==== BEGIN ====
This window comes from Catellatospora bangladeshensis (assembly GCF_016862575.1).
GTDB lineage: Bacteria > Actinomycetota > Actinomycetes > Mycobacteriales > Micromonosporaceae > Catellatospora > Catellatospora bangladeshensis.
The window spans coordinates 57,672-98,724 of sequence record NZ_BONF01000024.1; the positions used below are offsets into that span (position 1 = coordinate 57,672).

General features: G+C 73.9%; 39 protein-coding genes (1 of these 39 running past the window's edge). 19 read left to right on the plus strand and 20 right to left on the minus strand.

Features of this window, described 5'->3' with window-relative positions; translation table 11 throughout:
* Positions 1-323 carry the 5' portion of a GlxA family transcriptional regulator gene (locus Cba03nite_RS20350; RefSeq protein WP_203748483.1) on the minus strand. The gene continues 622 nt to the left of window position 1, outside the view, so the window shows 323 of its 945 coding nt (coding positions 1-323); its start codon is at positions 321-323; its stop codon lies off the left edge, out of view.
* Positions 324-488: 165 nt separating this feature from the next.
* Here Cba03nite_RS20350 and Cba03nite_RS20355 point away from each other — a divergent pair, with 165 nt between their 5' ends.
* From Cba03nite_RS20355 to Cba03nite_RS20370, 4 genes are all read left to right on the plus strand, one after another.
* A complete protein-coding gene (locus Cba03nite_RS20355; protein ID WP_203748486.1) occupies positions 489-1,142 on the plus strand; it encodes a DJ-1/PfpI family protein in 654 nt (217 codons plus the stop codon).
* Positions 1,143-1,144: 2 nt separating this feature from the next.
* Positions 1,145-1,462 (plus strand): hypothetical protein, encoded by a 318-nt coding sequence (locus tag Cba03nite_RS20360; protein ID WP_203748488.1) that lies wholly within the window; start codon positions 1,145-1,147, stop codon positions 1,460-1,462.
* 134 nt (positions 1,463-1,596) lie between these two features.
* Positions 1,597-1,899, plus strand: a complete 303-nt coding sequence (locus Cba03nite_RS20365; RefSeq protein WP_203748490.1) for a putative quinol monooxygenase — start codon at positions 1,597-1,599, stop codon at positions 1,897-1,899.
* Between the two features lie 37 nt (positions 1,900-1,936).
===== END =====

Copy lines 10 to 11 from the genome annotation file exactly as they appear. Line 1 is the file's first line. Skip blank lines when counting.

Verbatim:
* A complete protein-coding gene (locus Cba03nite_RS20355; protein ID WP_203748486.1) occupies positions 489-1,142 on the plus strand; it encodes a DJ-1/PfpI family protein in 654 nt (217 codons plus the stop codon).
* Positions 1,143-1,144: 2 nt separating this feature from the next.